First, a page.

ID-U's system moves an icon across a screen in a way that elicits about a dozen distinct characteristics as the viewer's eyes move. These tiny movements are sampled 30 times a second. "When the target jumps, it activates specific mechanisms of eye movement, but when it moves smoothly or slowly, different mechanisms are activated," says Palti-Wasserman. ID-U will not reveal precisely which metrics its system uses, but Palti-Wasserman says it is analogous to watching the trajectories of two different people driving around the same track—they follow the same route, but there will be distinct differences.

Bowyer says the biometric system will need to be tested on hundreds of different people, with significant time intervals between tests, to prove it is reliable. "There are lots of cases of people getting great performance numbers when they bring a set of people in and take several images of them in one session," he says. "But then if they took the same number of images at weekly or monthly intervals, the performance drops drastically."

 

Crowdsourcing Surveillance

 

Internet Eyes is a U.K. startup designed to crowdsource digital surveillance. People pay a small fee to become a "Viewer." Once they do, they can log onto the site and view live anonymous feeds from surveillance cameras at retail stores.  If they notice someone shoplifting, they can alert the store owner. Viewers get rated on their ability to differentiate real shoplifting from false alarms, can win 1000 pounds if they detect the most shoplifting in some time interval, and otherwise get paid a wage that most likely won't cover their initial fee.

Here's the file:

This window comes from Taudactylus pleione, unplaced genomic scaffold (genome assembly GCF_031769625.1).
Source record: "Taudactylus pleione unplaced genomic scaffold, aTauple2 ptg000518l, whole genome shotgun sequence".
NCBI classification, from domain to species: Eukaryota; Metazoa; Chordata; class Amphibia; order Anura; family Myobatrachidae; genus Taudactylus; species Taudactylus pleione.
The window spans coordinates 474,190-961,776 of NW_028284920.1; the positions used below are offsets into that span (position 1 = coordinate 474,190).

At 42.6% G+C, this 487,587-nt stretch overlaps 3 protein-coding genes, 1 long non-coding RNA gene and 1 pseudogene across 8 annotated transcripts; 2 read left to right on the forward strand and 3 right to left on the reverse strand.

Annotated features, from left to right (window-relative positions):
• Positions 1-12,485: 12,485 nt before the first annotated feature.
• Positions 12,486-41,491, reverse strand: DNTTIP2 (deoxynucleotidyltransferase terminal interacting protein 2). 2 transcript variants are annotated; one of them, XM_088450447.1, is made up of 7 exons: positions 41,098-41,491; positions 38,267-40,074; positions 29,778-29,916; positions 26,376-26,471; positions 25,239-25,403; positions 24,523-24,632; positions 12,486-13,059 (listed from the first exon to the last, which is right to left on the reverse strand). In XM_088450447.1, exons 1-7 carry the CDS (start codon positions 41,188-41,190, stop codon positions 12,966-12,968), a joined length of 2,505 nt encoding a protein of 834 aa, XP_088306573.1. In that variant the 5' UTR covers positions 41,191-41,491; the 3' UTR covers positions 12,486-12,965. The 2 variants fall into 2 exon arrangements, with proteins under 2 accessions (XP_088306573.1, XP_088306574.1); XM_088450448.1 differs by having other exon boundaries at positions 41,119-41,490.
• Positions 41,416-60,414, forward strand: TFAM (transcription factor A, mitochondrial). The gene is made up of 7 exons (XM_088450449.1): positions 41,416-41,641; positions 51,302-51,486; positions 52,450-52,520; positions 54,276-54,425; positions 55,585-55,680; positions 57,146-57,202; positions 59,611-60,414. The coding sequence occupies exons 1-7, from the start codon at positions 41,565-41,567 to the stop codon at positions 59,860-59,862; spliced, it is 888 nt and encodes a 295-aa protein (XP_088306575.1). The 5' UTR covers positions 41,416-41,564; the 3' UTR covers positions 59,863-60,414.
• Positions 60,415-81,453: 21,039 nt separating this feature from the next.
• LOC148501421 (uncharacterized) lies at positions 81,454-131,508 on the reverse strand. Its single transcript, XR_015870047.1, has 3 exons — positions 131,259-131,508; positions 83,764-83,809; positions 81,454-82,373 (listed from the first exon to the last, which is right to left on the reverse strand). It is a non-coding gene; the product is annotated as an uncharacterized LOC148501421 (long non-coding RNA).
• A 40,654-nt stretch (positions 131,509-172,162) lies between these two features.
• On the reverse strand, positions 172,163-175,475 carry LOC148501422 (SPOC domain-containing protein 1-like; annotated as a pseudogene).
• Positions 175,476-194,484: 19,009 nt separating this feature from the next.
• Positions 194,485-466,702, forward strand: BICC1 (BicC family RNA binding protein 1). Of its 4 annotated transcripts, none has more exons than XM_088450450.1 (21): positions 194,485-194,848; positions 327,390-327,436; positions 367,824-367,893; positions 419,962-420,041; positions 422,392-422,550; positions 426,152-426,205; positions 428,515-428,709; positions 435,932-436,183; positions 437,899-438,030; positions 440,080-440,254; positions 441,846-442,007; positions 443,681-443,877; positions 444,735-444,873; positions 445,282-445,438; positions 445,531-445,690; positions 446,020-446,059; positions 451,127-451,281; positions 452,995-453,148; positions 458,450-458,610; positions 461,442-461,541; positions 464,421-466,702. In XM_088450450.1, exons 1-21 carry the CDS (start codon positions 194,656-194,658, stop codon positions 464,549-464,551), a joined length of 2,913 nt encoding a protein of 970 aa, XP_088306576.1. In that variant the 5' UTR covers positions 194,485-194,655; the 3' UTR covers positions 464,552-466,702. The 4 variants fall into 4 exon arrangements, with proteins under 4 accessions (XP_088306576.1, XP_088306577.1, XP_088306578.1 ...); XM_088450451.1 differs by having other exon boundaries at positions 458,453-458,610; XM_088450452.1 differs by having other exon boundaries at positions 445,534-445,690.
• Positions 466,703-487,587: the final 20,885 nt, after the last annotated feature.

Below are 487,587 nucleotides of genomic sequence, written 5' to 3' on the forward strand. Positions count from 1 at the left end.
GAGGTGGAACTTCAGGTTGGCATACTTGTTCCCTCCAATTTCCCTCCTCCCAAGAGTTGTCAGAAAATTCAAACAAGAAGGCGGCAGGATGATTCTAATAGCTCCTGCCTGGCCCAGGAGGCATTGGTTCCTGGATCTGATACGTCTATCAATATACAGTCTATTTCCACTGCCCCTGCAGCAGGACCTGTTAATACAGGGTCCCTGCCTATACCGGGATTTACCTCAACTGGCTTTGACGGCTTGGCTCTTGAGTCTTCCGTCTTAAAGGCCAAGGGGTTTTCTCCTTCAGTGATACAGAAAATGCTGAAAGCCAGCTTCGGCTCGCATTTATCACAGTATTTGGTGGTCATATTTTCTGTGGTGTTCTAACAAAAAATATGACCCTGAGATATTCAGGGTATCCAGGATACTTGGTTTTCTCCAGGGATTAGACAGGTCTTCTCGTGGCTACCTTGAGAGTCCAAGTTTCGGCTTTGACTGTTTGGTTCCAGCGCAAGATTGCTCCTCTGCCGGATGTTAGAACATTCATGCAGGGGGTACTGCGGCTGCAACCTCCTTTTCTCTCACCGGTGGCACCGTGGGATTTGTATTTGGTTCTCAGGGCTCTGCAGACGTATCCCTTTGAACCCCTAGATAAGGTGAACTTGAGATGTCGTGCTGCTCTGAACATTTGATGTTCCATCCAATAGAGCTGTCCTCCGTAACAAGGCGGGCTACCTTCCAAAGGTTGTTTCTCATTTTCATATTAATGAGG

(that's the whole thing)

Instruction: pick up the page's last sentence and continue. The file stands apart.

Although the system has some nod towards privacy, groups like Privacy International oppose the system for fostering a culture of citizen spies. More fundamentally, though, I don't think the system will work.

Internet Eyes is primarily relying on voyeurism to compensate its Viewers. But most of what goes on in a retail store is incredibly boring. Some of it is actually voyeuristic, and very little of it is criminal. The incentives just aren't there for Viewers to do more than peek, and there's no obvious way to discouraging them from siding with the shoplifter and just watch the scenario unfold.

 

This isn't the first time groups have tried to crowdsource surveillance camera monitoring.  Texas's Virtual Border Patrol tried the same thing:

deputizing the general public to monitor the Texas-Mexico border.  It ran out of money last year, and was widely criticized as a joke.

 

This system suffered the same problems as Internet Eyes — not enough incentive to do a good job, boredom because crime is the rare exception